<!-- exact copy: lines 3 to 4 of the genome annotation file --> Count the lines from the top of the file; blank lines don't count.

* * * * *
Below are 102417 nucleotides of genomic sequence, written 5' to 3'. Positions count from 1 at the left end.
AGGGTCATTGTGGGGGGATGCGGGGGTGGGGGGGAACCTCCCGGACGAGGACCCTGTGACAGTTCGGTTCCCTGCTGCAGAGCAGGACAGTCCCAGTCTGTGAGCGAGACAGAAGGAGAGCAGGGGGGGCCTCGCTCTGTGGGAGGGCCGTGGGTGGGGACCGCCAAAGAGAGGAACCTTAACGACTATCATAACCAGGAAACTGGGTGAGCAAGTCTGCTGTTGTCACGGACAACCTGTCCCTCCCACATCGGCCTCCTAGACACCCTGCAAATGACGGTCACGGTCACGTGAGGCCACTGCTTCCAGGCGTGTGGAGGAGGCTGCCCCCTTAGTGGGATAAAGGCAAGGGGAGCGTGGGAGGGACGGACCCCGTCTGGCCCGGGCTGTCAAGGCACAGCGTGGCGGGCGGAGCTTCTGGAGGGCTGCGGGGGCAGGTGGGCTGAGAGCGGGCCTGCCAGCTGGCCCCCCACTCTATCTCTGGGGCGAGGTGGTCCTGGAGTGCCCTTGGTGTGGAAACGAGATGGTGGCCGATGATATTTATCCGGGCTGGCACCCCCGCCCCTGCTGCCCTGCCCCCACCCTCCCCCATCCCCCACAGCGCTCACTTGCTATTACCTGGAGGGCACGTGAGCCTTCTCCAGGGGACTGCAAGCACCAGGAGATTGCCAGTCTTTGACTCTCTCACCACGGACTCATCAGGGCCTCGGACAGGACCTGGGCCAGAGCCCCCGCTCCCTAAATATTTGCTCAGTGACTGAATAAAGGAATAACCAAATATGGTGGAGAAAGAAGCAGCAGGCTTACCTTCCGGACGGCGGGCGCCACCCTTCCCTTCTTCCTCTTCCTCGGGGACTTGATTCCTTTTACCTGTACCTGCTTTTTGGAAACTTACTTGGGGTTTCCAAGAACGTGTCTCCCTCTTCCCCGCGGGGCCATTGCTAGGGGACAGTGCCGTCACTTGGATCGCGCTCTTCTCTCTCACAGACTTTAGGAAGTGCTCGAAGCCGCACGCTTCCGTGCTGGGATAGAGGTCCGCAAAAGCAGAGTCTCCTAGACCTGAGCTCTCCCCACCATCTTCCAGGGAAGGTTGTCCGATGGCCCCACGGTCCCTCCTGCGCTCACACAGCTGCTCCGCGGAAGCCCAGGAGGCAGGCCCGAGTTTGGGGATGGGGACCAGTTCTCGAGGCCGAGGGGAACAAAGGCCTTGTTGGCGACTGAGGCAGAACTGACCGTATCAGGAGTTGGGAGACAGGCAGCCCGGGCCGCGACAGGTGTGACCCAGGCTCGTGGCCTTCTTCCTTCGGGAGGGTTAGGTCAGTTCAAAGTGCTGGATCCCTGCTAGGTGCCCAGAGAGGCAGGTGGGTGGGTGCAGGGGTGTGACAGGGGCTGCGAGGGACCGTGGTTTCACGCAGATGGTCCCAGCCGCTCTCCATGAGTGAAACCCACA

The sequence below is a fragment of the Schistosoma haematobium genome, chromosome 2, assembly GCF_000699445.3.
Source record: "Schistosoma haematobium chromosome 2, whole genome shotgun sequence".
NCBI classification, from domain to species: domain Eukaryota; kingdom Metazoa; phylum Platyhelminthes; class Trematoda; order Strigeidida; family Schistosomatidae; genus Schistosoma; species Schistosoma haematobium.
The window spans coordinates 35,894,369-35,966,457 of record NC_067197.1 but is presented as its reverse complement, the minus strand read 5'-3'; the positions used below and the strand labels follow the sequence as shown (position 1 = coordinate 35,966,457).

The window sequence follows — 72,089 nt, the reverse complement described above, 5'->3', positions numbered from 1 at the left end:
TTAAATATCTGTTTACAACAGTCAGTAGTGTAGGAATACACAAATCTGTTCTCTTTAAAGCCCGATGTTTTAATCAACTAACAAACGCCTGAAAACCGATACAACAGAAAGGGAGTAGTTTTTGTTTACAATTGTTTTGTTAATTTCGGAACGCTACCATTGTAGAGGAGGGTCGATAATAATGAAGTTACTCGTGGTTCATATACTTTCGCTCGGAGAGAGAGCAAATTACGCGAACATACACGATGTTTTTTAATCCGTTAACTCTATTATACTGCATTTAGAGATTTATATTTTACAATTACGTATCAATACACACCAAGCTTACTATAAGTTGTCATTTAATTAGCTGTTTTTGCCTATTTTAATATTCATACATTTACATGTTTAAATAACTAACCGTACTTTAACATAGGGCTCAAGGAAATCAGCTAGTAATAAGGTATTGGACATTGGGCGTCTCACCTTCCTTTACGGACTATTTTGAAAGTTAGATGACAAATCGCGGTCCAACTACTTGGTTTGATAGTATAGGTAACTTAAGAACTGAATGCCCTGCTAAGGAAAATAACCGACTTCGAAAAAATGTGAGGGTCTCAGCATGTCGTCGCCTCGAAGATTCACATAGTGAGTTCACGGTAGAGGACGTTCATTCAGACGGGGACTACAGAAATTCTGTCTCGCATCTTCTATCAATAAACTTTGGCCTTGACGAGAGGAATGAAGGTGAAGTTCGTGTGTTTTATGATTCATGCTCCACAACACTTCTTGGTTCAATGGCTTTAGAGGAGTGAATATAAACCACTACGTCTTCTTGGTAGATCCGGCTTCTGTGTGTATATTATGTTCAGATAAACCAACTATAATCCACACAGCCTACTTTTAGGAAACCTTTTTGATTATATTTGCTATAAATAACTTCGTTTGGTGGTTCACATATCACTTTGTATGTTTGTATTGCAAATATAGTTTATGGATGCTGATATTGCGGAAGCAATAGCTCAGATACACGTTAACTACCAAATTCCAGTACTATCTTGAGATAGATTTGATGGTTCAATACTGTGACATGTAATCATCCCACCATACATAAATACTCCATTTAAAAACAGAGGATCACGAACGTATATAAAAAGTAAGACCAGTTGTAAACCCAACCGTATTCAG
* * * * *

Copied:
The sequence below is a fragment of the Schistosoma haematobium genome, chromosome 2, assembly GCF_000699445.3.
Source record: "Schistosoma haematobium chromosome 2, whole genome shotgun sequence".